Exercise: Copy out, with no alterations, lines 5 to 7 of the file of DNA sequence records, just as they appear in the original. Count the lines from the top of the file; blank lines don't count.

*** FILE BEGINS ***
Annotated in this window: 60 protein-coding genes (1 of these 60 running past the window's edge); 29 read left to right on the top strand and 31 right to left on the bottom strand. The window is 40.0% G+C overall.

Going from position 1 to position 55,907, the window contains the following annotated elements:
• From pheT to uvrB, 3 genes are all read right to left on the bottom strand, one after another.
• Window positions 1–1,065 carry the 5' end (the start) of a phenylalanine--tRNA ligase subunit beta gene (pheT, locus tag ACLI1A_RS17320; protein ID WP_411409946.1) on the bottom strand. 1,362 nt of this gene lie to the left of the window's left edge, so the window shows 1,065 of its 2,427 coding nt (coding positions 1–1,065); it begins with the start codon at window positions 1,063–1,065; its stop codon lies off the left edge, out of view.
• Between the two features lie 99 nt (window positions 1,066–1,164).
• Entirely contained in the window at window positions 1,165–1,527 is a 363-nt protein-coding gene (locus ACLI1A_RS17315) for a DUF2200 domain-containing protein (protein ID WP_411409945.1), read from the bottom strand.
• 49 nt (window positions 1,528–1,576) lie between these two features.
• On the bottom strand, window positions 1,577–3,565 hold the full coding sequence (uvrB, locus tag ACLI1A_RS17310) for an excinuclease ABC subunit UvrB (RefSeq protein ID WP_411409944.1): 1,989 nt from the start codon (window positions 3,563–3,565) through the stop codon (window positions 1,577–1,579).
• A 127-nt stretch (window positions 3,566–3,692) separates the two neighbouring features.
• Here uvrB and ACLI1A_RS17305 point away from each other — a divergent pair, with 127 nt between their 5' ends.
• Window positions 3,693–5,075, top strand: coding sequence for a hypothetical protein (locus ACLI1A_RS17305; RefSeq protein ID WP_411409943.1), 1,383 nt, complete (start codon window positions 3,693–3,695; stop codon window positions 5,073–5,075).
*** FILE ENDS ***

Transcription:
• Between the two features lie 99 nt (window positions 1,066–1,164).
• Entirely contained in the window at window positions 1,165–1,527 is a 363-nt protein-coding gene (locus ACLI1A_RS17315) for a DUF2200 domain-containing protein (protein ID WP_411409945.1), read from the bottom strand.
• 49 nt (window positions 1,528–1,576) lie between these two features.